This advert is no longer displayed at Edinburgh Waverley. The poster in question is against our code of acceptance for advertising in our stations owing to its political nature. We do not allow advertising that is likely to support or promote one viewpoint over another.
— Network Rail Scotland (@NetworkRailSCOT) July 29, 2020
Well, that didn't take long. As expected, the "I ❤️JK Rowling" billboard at Waverly station has already been removed by Network Rail Scotland after complaints.
Much like the billboard "Woman, noun, adult human female" that was banned from several media spots, the founder of Standing for Women expected this. The withdrawal of a seemingly harmless billboard brings more attention to the billboard itself, and in turn, Kellie-Jay's organization "Standing for women" and their cause. Some brands have used this tactic expertly, just ask Protein World who also enjoyed tons of spoofs of their campaign, giving their brand message a longer life in the public mind.
We discussed this, and much more, on the Adland podcast episode 8, if you haven't heard it yet.
Ms Keen described the removal of the above billboard “as Orwellian”. She has also previously been questioned by the police for a tweet referring to “male to female” trans surgery as castration. Her Twitter account is now banned, just like Meghan Murphy's was.
Kellie-Jay Keen explains her thoughts on making the "I ❤️JK Rowling" billboard and says she's pleased to celebrate the author this way.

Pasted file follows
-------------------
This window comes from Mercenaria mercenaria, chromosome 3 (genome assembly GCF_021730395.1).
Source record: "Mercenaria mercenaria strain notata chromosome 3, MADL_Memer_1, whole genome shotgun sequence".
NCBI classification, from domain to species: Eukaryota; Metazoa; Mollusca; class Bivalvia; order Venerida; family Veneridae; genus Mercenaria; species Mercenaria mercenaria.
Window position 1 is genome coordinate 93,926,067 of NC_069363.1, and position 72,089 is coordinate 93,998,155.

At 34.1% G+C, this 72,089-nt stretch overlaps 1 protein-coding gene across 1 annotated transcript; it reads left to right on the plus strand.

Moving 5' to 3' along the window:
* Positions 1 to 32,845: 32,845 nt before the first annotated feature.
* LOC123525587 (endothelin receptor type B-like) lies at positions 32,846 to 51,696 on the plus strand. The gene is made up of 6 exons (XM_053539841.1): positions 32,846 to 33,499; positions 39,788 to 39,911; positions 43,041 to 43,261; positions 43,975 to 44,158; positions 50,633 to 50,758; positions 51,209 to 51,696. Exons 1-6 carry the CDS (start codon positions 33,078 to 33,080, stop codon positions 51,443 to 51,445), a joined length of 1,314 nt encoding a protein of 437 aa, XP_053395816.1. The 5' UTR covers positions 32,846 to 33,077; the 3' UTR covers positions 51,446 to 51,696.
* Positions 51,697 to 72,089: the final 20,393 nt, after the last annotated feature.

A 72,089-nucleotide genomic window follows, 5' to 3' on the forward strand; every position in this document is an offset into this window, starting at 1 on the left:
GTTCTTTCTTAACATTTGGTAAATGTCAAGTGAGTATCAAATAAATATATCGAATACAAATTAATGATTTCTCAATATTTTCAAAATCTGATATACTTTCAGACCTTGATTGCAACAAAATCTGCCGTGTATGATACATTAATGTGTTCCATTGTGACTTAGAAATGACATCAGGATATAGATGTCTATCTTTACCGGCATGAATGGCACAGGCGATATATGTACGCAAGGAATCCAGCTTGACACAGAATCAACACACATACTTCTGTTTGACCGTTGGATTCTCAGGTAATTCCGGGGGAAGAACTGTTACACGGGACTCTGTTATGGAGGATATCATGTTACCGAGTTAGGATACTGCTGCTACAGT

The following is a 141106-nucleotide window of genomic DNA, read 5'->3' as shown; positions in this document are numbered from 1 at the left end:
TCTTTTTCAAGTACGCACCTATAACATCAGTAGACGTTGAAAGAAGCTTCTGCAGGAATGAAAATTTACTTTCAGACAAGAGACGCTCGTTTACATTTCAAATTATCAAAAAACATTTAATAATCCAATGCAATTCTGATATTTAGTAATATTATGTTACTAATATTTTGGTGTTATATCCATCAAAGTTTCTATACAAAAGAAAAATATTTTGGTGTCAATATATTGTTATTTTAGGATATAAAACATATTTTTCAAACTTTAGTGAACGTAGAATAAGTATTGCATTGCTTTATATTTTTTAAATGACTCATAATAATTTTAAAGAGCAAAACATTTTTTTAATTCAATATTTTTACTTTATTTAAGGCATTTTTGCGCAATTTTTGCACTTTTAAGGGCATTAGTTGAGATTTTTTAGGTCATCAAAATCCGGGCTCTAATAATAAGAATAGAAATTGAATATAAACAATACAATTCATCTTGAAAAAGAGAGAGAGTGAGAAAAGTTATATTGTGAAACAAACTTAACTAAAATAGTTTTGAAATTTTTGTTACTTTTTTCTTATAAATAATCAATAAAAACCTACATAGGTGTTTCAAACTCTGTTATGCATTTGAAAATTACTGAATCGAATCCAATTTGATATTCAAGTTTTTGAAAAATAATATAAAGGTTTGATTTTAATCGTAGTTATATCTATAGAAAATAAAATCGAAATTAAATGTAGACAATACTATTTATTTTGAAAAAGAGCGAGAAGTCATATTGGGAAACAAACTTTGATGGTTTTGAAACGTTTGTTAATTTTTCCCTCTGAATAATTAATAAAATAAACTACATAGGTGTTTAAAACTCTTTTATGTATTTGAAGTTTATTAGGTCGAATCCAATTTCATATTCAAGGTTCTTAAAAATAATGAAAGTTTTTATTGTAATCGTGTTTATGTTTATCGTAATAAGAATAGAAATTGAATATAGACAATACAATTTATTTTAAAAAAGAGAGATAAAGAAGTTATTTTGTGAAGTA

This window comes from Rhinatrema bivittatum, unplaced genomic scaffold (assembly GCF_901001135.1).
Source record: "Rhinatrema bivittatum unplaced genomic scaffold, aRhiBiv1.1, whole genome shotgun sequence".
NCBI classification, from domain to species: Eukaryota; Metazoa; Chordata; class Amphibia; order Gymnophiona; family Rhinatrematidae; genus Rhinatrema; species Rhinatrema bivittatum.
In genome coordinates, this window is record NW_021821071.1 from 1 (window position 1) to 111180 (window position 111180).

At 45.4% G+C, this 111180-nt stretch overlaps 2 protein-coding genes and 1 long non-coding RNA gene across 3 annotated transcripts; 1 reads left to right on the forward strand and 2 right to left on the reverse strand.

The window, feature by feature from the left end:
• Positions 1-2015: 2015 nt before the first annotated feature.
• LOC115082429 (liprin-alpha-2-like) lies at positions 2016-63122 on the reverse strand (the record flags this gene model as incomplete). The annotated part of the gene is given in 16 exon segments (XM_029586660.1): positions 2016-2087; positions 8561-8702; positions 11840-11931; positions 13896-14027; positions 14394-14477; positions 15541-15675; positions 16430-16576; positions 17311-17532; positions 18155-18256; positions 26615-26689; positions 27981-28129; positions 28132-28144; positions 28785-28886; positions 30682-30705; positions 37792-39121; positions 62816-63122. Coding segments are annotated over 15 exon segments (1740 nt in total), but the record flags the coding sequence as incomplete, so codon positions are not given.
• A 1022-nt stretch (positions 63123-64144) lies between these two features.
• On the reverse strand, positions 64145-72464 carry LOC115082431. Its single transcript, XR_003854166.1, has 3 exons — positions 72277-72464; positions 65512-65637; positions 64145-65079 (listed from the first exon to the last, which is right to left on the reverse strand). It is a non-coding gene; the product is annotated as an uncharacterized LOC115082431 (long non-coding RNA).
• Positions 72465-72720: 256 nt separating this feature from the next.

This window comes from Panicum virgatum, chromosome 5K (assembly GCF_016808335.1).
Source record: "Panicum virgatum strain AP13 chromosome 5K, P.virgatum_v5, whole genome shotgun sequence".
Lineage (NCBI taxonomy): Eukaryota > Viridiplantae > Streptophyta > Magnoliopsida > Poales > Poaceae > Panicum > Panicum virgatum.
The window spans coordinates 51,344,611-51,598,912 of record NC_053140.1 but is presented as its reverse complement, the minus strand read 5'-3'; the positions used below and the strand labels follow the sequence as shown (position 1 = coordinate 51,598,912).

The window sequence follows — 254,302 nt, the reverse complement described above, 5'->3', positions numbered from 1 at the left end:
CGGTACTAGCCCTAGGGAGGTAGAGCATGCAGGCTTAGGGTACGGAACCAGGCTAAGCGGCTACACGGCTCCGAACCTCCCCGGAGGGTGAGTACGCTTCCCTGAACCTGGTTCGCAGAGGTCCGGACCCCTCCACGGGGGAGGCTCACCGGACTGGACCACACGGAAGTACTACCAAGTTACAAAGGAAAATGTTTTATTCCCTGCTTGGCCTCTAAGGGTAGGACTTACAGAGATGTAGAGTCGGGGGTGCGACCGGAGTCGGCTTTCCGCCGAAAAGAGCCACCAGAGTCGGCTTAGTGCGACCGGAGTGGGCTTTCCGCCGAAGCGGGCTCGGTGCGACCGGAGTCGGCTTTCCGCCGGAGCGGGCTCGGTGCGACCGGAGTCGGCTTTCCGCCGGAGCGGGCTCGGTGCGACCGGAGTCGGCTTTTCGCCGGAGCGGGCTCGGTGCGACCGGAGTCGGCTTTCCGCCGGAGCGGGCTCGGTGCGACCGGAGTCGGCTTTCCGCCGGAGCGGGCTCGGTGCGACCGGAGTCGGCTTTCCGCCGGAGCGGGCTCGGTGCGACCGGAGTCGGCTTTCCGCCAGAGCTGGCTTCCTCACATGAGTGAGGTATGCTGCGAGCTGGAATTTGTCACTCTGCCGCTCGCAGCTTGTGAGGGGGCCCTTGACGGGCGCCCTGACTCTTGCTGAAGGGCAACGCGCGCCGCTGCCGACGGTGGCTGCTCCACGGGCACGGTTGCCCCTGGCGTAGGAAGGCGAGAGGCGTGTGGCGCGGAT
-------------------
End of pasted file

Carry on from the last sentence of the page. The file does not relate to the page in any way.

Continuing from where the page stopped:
“The important thing about JK Rowling is she has 14 million followers, she is one of the most beloved authors in the entire world,” she said. “Her speaking up, while she probably won’t say all the things I’d like her to . . . is incredibly important. Sympathy, support - I don’t think she is looking for those things. I think like the rest of us she can see what’s going on and she is absolutely aghast.”
So aghast are some by this poster, they can't handle seeing it up. And so it continues, as we are in the midst of a tsunami of censorship. But the words they want to ban are the ones you think.
We've asked Network Rails Scotland what their "code of acceptance for advertising" might be and await a response.
@NetworkRailSCOT do you have your "code of acceptance for advertising" in written form available on the internet somewhere?
— adland ® (@adland) July 29, 2020
It'll be very interesting to hear why, exactly the "I ❤️JK Rowling" message breaches their code of acceptance standards. She is a world-famous author who has written many books that children and adults alike adore. She donates tons of money to charities, she cheers children on when they send her artwork inspired by her books, and so on. Why, exactly, is it a problem to say: "I ❤️JK Rowling" on a billboard when there are so many reasons a fan might love her?